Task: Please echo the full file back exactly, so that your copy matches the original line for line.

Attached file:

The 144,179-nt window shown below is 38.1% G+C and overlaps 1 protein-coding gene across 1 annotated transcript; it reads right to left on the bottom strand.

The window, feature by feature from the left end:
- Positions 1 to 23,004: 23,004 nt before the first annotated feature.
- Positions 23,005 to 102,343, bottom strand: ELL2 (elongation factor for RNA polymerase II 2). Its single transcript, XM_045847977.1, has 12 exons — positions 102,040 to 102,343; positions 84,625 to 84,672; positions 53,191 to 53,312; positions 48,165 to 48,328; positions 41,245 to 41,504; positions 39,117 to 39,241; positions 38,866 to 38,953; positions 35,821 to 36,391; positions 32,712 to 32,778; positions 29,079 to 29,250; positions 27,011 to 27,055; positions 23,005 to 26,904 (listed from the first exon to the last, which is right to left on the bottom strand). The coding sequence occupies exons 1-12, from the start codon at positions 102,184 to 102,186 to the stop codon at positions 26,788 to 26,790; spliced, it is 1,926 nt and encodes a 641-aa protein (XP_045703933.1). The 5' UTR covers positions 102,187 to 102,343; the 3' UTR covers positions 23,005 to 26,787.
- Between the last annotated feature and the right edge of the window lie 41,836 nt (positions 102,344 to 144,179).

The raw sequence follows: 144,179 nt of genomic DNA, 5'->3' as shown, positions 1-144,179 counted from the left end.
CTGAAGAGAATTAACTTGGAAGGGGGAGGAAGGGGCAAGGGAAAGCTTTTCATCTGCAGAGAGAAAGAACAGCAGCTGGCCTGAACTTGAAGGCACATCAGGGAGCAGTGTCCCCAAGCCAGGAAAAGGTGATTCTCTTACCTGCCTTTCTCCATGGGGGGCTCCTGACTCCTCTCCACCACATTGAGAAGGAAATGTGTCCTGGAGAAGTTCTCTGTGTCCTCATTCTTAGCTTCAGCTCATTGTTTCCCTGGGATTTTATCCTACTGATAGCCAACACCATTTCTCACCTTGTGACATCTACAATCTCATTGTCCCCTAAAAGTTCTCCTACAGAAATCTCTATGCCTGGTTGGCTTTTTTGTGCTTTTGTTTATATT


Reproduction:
The 144,179-nt window shown below is 38.1% G+C and overlaps 1 protein-coding gene across 1 annotated transcript; it reads right to left on the bottom strand.

The window, feature by feature from the left end:
- Positions 1 to 23,004: 23,004 nt before the first annotated feature.
- Positions 23,005 to 102,343, bottom strand: ELL2 (elongation factor for RNA polymerase II 2). Its single transcript, XM_045847977.1, has 12 exons — positions 102,040 to 102,343; positions 84,625 to 84,672; positions 53,191 to 53,312; positions 48,165 to 48,328; positions 41,245 to 41,504; positions 39,117 to 39,241; positions 38,866 to 38,953; positions 35,821 to 36,391; positions 32,712 to 32,778; positions 29,079 to 29,250; positions 27,011 to 27,055; positions 23,005 to 26,904 (listed from the first exon to the last, which is right to left on the bottom strand). The coding sequence occupies exons 1-12, from the start codon at positions 102,184 to 102,186 to the stop codon at positions 26,788 to 26,790; spliced, it is 1,926 nt and encodes a 641-aa protein (XP_045703933.1). The 5' UTR covers positions 102,187 to 102,343; the 3' UTR covers positions 23,005 to 26,787.
- Between the last annotated feature and the right edge of the window lie 41,836 nt (positions 102,344 to 144,179).

The raw sequence follows: 144,179 nt of genomic DNA, 5'->3' as shown, positions 1-144,179 counted from the left end.
CTGAAGAGAATTAACTTGGAAGGGGGAGGAAGGGGCAAGGGAAAGCTTTTCATCTGCAGAGAGAAAGAACAGCAGCTGGCCTGAACTTGAAGGCACATCAGGGAGCAGTGTCCCCAAGCCAGGAAAAGGTGATTCTCTTACCTGCCTTTCTCCATGGGGGGCTCCTGACTCCTCTCCACCACATTGAGAAGGAAATGTGTCCTGGAGAAGTTCTCTGTGTCCTCATTCTTAGCTTCAGCTCATTGTTTCCCTGGGATTTTATCCTACTGATAGCCAACACCATTTCTCACCTTGTGACATCTACAATCTCATTGTCCCCTAAAAGTTCTCCTACAGAAATCTCTATGCCTGGTTGGCTTTTTTGTGCTTTTGTTTATATT